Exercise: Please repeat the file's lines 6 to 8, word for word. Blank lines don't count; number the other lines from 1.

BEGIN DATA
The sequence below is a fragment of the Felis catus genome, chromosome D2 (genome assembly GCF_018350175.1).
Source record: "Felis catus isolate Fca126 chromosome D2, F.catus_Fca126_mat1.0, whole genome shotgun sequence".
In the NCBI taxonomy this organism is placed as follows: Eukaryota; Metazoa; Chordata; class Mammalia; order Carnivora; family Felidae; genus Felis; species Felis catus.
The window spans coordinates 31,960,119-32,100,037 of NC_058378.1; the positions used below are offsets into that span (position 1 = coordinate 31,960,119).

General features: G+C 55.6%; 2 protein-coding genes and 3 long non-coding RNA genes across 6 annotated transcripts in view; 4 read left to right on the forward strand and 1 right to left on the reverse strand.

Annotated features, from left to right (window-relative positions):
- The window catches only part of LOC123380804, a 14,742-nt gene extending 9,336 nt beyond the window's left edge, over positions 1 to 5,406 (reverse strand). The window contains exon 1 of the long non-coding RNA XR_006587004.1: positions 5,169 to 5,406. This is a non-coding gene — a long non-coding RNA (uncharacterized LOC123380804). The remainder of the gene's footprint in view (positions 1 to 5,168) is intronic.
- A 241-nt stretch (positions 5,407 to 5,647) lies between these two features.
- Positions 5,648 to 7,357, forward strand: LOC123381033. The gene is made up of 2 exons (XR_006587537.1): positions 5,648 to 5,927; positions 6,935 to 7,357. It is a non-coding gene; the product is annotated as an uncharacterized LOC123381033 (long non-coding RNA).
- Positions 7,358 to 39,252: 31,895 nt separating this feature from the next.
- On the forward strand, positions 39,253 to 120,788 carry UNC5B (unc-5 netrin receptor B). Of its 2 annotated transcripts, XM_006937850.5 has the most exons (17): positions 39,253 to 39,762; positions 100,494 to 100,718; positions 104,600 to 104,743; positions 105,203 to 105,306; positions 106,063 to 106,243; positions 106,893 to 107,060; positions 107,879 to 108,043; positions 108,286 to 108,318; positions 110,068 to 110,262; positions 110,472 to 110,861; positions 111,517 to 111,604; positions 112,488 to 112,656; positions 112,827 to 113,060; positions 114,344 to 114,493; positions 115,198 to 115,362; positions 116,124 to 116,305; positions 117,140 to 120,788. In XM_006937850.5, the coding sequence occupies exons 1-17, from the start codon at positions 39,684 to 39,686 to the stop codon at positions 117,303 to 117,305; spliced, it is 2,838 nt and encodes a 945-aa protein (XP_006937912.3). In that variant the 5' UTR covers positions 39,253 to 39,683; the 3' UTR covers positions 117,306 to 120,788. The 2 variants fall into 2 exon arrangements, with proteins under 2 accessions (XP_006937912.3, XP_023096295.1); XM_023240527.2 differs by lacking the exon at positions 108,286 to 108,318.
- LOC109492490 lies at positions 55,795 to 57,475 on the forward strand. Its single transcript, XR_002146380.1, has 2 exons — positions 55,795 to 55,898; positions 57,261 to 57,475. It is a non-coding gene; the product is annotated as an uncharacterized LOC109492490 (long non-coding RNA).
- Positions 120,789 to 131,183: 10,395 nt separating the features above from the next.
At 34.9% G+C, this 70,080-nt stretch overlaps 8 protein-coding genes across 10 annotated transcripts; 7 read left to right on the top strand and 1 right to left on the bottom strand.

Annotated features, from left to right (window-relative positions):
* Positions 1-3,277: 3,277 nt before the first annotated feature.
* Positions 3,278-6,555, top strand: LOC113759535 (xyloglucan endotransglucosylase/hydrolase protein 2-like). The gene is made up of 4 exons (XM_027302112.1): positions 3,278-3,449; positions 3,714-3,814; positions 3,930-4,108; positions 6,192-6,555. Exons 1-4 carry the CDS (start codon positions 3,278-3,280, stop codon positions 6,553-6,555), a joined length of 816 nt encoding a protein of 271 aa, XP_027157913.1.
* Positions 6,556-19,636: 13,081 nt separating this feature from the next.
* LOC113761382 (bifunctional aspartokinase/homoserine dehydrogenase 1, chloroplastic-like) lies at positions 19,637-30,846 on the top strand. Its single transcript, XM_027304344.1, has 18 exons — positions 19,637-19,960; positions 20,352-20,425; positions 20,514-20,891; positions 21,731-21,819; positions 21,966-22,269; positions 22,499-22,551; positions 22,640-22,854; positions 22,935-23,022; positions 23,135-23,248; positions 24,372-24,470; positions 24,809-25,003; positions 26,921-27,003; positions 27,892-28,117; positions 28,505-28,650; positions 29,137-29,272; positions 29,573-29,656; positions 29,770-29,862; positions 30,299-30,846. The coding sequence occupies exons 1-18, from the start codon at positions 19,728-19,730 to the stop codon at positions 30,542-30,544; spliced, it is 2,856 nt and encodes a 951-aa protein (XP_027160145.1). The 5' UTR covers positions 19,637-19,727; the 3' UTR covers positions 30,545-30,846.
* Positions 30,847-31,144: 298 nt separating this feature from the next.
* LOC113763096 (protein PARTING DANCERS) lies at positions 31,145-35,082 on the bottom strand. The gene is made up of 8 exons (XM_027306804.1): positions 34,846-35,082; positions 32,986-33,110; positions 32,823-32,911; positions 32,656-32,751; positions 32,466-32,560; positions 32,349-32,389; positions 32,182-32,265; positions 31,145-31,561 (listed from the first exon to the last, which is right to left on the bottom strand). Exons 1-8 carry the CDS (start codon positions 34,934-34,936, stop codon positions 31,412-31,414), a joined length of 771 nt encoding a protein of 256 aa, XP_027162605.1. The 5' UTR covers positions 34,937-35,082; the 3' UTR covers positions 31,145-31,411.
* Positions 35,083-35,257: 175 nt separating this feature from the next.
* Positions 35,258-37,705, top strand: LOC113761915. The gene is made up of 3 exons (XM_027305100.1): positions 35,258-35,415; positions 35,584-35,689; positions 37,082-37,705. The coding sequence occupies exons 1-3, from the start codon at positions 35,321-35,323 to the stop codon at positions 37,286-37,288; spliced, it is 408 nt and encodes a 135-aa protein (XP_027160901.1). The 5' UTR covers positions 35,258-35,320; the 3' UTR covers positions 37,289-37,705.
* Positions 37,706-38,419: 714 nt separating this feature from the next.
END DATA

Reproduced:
Annotated features, from left to right (window-relative positions):
- The window catches only part of LOC123380804, a 14,742-nt gene extending 9,336 nt beyond the window's left edge, over positions 1 to 5,406 (reverse strand). The window contains exon 1 of the long non-coding RNA XR_006587004.1: positions 5,169 to 5,406. This is a non-coding gene — a long non-coding RNA (uncharacterized LOC123380804). The remainder of the gene's footprint in view (positions 1 to 5,168) is intronic.
- A 241-nt stretch (positions 5,407 to 5,647) lies between these two features.